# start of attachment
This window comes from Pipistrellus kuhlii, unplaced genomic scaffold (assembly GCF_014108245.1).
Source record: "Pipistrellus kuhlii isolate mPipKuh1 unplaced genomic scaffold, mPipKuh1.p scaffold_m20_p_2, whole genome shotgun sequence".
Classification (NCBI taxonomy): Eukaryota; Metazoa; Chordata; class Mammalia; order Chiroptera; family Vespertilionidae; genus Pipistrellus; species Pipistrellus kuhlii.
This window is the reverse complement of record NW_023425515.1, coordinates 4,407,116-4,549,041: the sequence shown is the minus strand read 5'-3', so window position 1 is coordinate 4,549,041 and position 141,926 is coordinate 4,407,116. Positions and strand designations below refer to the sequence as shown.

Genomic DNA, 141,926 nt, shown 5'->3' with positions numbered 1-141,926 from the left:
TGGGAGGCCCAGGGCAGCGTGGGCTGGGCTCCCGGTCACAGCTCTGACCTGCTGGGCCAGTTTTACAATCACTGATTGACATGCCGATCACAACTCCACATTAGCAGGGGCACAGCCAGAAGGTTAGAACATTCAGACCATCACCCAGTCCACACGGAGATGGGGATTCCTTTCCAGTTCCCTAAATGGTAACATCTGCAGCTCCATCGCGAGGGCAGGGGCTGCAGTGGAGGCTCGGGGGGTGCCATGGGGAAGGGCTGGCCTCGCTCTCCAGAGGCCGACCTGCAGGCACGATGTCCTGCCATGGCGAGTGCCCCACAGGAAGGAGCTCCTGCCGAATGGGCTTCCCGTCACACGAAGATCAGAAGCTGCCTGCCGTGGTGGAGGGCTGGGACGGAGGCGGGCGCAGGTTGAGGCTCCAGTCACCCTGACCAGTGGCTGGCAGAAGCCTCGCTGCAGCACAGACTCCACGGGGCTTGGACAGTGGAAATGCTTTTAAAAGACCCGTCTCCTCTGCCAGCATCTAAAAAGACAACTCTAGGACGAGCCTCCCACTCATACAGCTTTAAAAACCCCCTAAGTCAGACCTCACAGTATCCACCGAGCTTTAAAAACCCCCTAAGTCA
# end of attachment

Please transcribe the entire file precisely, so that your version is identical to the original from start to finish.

This window comes from Pipistrellus kuhlii, unplaced genomic scaffold (assembly GCF_014108245.1).
Source record: "Pipistrellus kuhlii isolate mPipKuh1 unplaced genomic scaffold, mPipKuh1.p scaffold_m20_p_2, whole genome shotgun sequence".
Classification (NCBI taxonomy): Eukaryota; Metazoa; Chordata; class Mammalia; order Chiroptera; family Vespertilionidae; genus Pipistrellus; species Pipistrellus kuhlii.
This window is the reverse complement of record NW_023425515.1, coordinates 4,407,116-4,549,041: the sequence shown is the minus strand read 5'-3', so window position 1 is coordinate 4,549,041 and position 141,926 is coordinate 4,407,116. Positions and strand designations below refer to the sequence as shown.

Genomic DNA, 141,926 nt, shown 5'->3' with positions numbered 1-141,926 from the left:
TGGGAGGCCCAGGGCAGCGTGGGCTGGGCTCCCGGTCACAGCTCTGACCTGCTGGGCCAGTTTTACAATCACTGATTGACATGCCGATCACAACTCCACATTAGCAGGGGCACAGCCAGAAGGTTAGAACATTCAGACCATCACCCAGTCCACACGGAGATGGGGATTCCTTTCCAGTTCCCTAAATGGTAACATCTGCAGCTCCATCGCGAGGGCAGGGGCTGCAGTGGAGGCTCGGGGGGTGCCATGGGGAAGGGCTGGCCTCGCTCTCCAGAGGCCGACCTGCAGGCACGATGTCCTGCCATGGCGAGTGCCCCACAGGAAGGAGCTCCTGCCGAATGGGCTTCCCGTCACACGAAGATCAGAAGCTGCCTGCCGTGGTGGAGGGCTGGGACGGAGGCGGGCGCAGGTTGAGGCTCCAGTCACCCTGACCAGTGGCTGGCAGAAGCCTCGCTGCAGCACAGACTCCACGGGGCTTGGACAGTGGAAATGCTTTTAAAAGACCCGTCTCCTCTGCCAGCATCTAAAAAGACAACTCTAGGACGAGCCTCCCACTCATACAGCTTTAAAAACCCCCTAAGTCAGACCTCACAGTATCCACCGAGCTTTAAAAACCCCCTAAGTCA